I'm all for chivalry. I'll just put that out there. Sure, I'm physically capable of opening a door for myself, carrying groceries to my car or even killing the occasional spider, but it's also really nice if a gentleman wants to do it for me.
Same goes for other traditional rules of manners, like when walking two-abreast on the sidewalk, a gentleman walks on the side closer to the street, or—and for some reason, this one gets contentious sometimes—the gentleman orders for the table. Some women get all, "I can order for myself," but I like that rule. Note, I did not say that my date decides what I can, should, or will eat and drink. It's fun that we know each other so well that often, we can guess what the other would choose on a menu. But it's definitely a matter of me letting him know what I'd like, and then he orders for both of us. Emily Post and Gloria Vanderbilt would want it that way. And it's just nice.
I firmly believe manners are ultimately about being gracious and courteous and making others comfortable. They're not about being bossy or controlling or making others feel inferior. There's a distinct difference. Unfortunately, when I observe people out and about, the concept of manners and chivalry seems to evade many who are out there in the wild. There's taking charge in a gentlemanly way, and then there's taking charge and being a jerk.
As it so happens, observing people is one of my favorite pastimes. I think you can learn a lot from just watching others and their social interactions. That's one reason I like sitting at the bar in restaurants, as opposed to a table. (Other reasons to bar-sit include the attention you get from the bartender and, if you're with your significant other, the ability to cozy up without being the weird couple who sits on the same side of the table.) When you people-watch, you also see manners—or lack thereof—in action.
One recent night out, my man and I found ourselves bar-sitting at a hip neighborhood restaurant, enjoying a good meal. While we wined, dined, and chatted, I kept noticing the couple on a date a few seats away. The fellow seemed more interested in his phone than his lady-friend, which was unfortunate, but, sadly, not unusual for the times we live in. Heck, I'm as guilty as anyone else of that on occasion, so it was a good reminder to put the phone up and pay attention to the person I was with.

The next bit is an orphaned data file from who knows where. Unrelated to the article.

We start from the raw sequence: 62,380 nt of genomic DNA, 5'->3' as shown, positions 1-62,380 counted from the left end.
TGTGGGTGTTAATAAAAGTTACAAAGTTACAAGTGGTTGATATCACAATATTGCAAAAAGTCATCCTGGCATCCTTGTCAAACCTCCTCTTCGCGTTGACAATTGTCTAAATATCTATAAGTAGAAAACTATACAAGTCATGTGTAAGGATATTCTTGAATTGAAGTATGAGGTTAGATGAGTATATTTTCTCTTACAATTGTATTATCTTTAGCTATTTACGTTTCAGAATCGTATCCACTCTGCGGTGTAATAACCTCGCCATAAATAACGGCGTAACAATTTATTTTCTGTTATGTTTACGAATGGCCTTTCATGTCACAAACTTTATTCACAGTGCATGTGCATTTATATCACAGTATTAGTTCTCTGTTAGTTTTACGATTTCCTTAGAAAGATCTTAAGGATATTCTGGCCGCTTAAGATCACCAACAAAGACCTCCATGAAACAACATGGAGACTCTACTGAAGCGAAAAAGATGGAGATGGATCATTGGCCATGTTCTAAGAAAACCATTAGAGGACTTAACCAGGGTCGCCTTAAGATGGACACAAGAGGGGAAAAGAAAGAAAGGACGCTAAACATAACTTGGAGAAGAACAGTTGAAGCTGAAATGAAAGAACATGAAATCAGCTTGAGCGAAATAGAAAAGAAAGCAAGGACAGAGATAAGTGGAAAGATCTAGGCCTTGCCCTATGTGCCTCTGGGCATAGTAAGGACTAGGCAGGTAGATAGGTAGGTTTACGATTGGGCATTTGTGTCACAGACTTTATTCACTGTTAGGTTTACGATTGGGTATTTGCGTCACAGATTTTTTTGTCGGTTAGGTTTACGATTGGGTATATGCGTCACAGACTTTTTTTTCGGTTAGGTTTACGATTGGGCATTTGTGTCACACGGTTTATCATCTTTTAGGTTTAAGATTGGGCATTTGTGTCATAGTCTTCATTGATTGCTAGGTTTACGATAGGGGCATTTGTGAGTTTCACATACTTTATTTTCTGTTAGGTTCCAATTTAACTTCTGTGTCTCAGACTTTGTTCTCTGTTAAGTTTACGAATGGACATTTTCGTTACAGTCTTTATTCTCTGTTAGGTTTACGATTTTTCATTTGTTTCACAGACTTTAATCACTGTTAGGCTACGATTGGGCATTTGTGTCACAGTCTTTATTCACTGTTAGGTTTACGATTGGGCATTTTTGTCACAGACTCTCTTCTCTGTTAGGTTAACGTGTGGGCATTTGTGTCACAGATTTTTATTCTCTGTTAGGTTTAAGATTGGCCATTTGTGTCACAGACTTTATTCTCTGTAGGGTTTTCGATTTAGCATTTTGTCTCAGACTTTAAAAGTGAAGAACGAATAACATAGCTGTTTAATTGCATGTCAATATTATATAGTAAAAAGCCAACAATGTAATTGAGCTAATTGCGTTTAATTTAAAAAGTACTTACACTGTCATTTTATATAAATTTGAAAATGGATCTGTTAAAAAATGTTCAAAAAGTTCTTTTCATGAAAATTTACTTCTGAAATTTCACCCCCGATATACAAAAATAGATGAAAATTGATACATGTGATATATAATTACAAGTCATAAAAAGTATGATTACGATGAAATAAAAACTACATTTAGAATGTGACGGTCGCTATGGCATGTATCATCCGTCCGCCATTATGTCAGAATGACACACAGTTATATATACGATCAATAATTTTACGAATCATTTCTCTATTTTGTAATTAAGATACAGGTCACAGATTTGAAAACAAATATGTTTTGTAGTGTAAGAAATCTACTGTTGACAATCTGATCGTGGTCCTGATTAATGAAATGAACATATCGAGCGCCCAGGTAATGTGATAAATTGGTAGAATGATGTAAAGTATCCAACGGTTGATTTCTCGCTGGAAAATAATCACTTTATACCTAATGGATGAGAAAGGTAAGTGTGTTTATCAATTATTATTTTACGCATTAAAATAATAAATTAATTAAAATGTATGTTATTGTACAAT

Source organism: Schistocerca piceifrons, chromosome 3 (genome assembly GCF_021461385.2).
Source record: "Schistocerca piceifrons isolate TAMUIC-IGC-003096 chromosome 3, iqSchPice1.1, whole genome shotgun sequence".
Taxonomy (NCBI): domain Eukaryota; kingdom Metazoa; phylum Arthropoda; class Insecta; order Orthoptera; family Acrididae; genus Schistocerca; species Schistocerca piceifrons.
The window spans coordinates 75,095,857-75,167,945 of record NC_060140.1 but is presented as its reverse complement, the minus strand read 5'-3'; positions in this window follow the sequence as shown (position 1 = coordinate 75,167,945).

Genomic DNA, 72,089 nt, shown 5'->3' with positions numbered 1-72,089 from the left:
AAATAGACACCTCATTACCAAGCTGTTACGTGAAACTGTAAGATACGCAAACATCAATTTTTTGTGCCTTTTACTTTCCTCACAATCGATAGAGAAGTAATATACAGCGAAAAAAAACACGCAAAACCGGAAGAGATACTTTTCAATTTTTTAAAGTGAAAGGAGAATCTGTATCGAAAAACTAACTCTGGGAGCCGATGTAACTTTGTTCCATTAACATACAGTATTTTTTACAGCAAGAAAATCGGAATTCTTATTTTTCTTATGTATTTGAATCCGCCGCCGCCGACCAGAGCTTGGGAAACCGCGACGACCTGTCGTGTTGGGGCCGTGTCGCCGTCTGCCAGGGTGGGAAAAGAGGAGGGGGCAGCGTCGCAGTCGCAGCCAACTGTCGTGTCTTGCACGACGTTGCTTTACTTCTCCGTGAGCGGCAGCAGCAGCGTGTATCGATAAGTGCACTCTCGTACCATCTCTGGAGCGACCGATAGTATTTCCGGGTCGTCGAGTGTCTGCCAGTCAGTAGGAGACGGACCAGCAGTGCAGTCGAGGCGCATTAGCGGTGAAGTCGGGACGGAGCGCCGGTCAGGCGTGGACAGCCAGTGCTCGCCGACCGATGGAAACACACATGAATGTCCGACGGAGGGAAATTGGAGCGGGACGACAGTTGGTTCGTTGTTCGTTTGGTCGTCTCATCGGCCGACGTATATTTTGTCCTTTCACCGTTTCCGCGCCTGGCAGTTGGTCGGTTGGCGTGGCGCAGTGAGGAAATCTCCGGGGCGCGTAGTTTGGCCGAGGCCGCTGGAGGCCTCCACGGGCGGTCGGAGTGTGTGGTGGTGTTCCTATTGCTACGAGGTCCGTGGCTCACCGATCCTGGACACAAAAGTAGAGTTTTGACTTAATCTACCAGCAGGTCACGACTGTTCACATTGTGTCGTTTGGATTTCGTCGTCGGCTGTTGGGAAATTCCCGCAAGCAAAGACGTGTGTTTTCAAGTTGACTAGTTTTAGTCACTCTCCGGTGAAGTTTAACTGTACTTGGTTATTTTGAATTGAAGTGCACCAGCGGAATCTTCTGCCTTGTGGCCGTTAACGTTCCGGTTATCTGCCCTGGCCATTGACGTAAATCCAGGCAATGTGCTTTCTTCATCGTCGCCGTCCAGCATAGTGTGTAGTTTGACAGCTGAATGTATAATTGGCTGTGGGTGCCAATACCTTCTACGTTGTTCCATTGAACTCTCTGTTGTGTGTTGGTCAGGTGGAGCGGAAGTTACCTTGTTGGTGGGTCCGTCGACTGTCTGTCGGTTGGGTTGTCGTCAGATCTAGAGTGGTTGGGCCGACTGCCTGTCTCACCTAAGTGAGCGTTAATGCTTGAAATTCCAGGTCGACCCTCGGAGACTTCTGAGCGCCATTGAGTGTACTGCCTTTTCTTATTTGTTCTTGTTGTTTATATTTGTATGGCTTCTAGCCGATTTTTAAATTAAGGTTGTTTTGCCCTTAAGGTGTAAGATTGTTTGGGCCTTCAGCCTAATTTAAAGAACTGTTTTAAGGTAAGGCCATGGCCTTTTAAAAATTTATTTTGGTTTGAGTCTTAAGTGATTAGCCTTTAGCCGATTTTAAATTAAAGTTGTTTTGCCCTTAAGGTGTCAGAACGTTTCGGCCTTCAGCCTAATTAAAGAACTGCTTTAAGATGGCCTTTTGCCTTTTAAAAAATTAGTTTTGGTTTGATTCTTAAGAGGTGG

But then, my date, who was closer to the couple than I, did a double-take and nudged me with a, "Did you just hear that?" I had not, so I perked up. When I did, I was horrified. I thought, "If this is what it's like out there in the dating game these days, then chivalry is, in fact, dead."
Here's what happened: The fellow looked at the ticket for their meal, called the bartender over and told him, "I didn't authorize these two drinks (of the lady's), so you're going to need to separate those."
That's right. He made her pay for the drinks that he hadn't "authorized." Now, being a fan of reality television, I know that Patti Stanger, the Millionaire Matchmaker, has a two-drink maximum rule on dates, but that's so the daters keep their wits about them; I don't think it means if your date goes over two drinks, you refuse to pay for them.
I also understand being on a budget. But perhaps if two drinks can throw you off, you should have suggested a different date altogether. This was not a case of, "Oh, let me order your drink for you." This was about control. And that's the opposite of manners, really.
I don't know what happened to this couple. I don't know what the bartender thought when the man asked him to split off those beverages. And I don't know who else out there has encountered such behavior while navigating dating adventures. I can only hope such incidents are few and far between. In the meantime, let's all at least try and learn from things like this. Put the phones down and pay attention to the folks you're with, and by all means, buy the lady a drink.